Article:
Melbourne, Australia - 7 November 2016 - Dimerix Limited (ASX: DXB), a clinical-stage biotechnology company committed to discovering and developing new therapeutic treatments identified using its proprietary screening assay, today announced the appointment of Kathy Harrison, current General Manager of Dimerix Biosciences Pty Ltd (operating subsidiary of Dimerix Limited), to the role of Chief Executive Officer of Dimerix Limited.
Dimerix Chairman James Williams said, “We are delighted to appoint Kathy to this expanded role. In addition to driving key strategic outcomes from the recent-preIND meeting with the FDA and patent prosecution, Kathy has done a tremendous job establishing our phase II clinical program targeting chronic kidney disease, which is recruiting to schedule and on track to report final phase IIa data in the second half of 2017.”
“The Board looks forward to working with Kathy as we continue to deliver on our milestones. We believe Kathy has the international industry knowledge, expertise and leadership skills to take this business forward.”
Kathy has more than 20 years experience in a number of senior roles within the Australian biotechnology industry and listed companies with a focus on strategic commercial development of company intellectual property assets.
She has also worked for nine years in private practice as a patent and trade mark attorney gaining a wealth of experience in the legal framework underscoring commercialisation of new technologies.
Kathy holds a Master of Science from Manchester University (UK), a Certificate in Governance from the Governance Institute of Australia and is a Registered Patent and Trade Mark Attorney in Australia and Fellow of the Institute of Patent and Trade Mark Attorneys.
The material terms of Kathy’s contract are:
Dimerix Bioscience Pty Ltd
Dimerix Limited’s wholly owned subsidiary Dimerix Bioscience Pty Ltd is a clinical-stage pharmaceutical company committed to discovering and developing new therapeutic models identified using its proprietary assay, termed Receptor-Heteromer Investigation Technology (Receptor-HIT). This assay enables the identification of pairs of receptors that function in a joint manner (interact) when ligands, small molecule drugs, peptides or antibodies, bind to them. The Receptor-HIT technology was used to identify DMX-200 and an internal drug development program, initially for the treatment of a subset of patients with chronic kidney disease. In addition to its own therapeutic programs, the company also earns revenue by providing this technology to global pharmaceutical firms. For more information see www.dimerix.com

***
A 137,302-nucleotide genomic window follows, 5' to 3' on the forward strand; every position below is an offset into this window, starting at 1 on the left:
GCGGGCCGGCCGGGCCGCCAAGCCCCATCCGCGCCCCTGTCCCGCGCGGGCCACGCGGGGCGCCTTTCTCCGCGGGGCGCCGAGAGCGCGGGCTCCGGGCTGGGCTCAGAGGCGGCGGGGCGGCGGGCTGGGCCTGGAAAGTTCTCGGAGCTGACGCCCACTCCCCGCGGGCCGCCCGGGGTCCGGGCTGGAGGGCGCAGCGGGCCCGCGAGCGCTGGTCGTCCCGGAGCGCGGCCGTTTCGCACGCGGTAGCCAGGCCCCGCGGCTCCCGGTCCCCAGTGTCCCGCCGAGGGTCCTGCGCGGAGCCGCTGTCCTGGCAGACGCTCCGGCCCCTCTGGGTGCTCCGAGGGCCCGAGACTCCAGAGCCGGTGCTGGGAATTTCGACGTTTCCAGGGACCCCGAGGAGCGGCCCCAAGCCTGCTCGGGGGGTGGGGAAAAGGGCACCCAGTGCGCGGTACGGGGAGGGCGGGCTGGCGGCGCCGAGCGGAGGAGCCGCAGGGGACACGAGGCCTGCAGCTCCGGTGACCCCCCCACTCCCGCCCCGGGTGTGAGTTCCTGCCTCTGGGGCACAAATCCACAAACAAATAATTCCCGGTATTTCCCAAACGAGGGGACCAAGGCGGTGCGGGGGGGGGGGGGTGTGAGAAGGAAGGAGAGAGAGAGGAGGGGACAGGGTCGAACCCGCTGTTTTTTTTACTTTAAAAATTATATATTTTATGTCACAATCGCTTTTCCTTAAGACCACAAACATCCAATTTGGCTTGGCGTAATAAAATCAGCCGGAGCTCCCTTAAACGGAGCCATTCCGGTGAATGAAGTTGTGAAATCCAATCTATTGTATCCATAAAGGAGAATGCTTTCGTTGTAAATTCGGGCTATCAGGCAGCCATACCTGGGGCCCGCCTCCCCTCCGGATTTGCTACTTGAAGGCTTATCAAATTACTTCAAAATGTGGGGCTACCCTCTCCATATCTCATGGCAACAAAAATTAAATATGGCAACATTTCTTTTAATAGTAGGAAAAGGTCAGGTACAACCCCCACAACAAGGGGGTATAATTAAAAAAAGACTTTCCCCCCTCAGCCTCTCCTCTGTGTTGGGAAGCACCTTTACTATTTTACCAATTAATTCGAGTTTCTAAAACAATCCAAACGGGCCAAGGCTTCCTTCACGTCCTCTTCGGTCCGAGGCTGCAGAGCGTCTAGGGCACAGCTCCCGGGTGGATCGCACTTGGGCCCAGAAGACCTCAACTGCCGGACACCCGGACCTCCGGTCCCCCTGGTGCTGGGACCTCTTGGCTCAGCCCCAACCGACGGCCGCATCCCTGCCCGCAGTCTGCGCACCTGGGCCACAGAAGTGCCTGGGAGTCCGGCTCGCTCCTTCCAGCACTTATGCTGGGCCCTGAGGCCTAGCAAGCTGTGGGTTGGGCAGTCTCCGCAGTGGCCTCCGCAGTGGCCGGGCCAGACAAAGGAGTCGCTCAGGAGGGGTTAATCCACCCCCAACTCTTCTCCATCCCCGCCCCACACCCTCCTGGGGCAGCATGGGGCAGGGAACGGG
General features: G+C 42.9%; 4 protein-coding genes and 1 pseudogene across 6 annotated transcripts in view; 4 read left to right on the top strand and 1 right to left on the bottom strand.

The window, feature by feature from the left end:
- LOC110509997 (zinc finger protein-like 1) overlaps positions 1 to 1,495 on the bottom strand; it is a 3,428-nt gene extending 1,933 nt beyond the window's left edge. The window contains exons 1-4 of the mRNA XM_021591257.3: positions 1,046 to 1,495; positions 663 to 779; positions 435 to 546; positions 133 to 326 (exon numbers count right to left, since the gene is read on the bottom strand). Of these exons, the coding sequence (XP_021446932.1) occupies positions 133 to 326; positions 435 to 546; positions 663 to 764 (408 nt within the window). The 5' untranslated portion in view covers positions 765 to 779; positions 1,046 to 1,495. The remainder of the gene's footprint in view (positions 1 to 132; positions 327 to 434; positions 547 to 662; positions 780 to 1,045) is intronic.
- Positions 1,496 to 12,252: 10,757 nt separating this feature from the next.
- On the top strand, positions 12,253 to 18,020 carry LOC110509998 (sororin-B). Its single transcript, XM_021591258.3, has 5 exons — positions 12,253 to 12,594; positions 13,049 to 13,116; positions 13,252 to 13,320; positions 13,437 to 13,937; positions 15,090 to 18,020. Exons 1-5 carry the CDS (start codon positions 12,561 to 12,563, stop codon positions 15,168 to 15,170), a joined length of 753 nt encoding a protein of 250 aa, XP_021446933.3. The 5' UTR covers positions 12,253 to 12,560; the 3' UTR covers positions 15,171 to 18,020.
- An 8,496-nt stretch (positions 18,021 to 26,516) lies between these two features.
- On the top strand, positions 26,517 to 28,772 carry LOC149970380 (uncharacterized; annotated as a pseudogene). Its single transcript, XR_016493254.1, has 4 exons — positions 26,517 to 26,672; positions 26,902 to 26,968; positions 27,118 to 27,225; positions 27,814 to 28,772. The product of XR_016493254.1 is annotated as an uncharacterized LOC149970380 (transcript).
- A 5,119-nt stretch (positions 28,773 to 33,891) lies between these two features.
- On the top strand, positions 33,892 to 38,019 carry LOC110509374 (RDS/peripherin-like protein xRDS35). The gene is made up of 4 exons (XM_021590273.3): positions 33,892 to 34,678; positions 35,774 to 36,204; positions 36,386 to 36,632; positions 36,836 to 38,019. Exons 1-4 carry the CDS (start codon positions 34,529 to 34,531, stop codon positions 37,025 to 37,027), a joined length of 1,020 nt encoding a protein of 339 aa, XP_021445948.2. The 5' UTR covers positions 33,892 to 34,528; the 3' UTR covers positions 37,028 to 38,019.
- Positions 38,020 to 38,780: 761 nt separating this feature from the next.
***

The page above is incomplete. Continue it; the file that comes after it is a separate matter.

DMX-200 combines two existing drugs, irbesartan and ropagermanium. Irbesartan is an off-patent angiotensin II type I receptor blocker indicated for the treatment of hypertension and nephropathy in Type II diabetic patients. Propagermanium (PPG) is a chemokine receptor (CCR2) blocker, which has been used for the treatment of Hepatitis B in Japan and is available in the USA for its anti-inflammatory properties. DMX-200 has been shown to improve the outcome of chronic kidney disease by reducing proteinuria by more than 50 per cent in animal models.1
The DMX-200 Phase II Trial
The trial is a single arm, open label study in adult patients with chronic kidney disease (with proteinuria). The primary end points are the incidence and severity of adverse events and the clinically significant changes in the safety profile of participants. The secondary end points are obtained from statistical analysis of biomarker data at each time point including change from baseline, and the proportion of responders defined as those participants achieving normalisation of proteinuria (proteinuria within normal limits) or those participants achieving a 50 per cent reduction in proteinuria.
The trial has two parts. Part A is a dose escalation trial recruiting up to 30 patients. All patients recruited to the trial will be on stable irbesartan therapy, and will be treated with propagermanium dosed orally three times per day. Each patient will commence on 30mg PPG/day and the dose increased each 28 days to a maximum of 240mg/day, or until proteinuria is absent or reduced to a level the clinician considers acceptable. The Company expects to complete Part A in mid 2017.
Part B is an expansion study, in which up to 30 patients will be given the optimal dose identified from Part A.
Chronic Kidney Disease
Chronic kidney disease can result from diabetes, high blood pressure and diseases that cause inflammation specifically in the kidneys. Proteinuria is the most common manifestation of the disease. As the disease progresses it can lead to end-stage renal disease (ESRD) where the kidneys fail. The only treatment for ESRD is a kidney transplant or regular blood-cleansing treatments called dialysis. More than 26 million people suffer from the disease in the United States.
1Functional interaction between angiotensin II receptor type 1 and chemokine (C-C motif) receptor 2 with implications for chronic kidney disease. Ayoub MA, Zhang Y, Kelly RS, See HB, Johnstone EK, McCall EA, Williams JH, Kelly DJ, Pfleger KD. PLoS One. 2015 Mar 25;10(3):e0119803. doi: 10.1371/journal.pone.0119803.
Issued for and on behalf of Dimerix.
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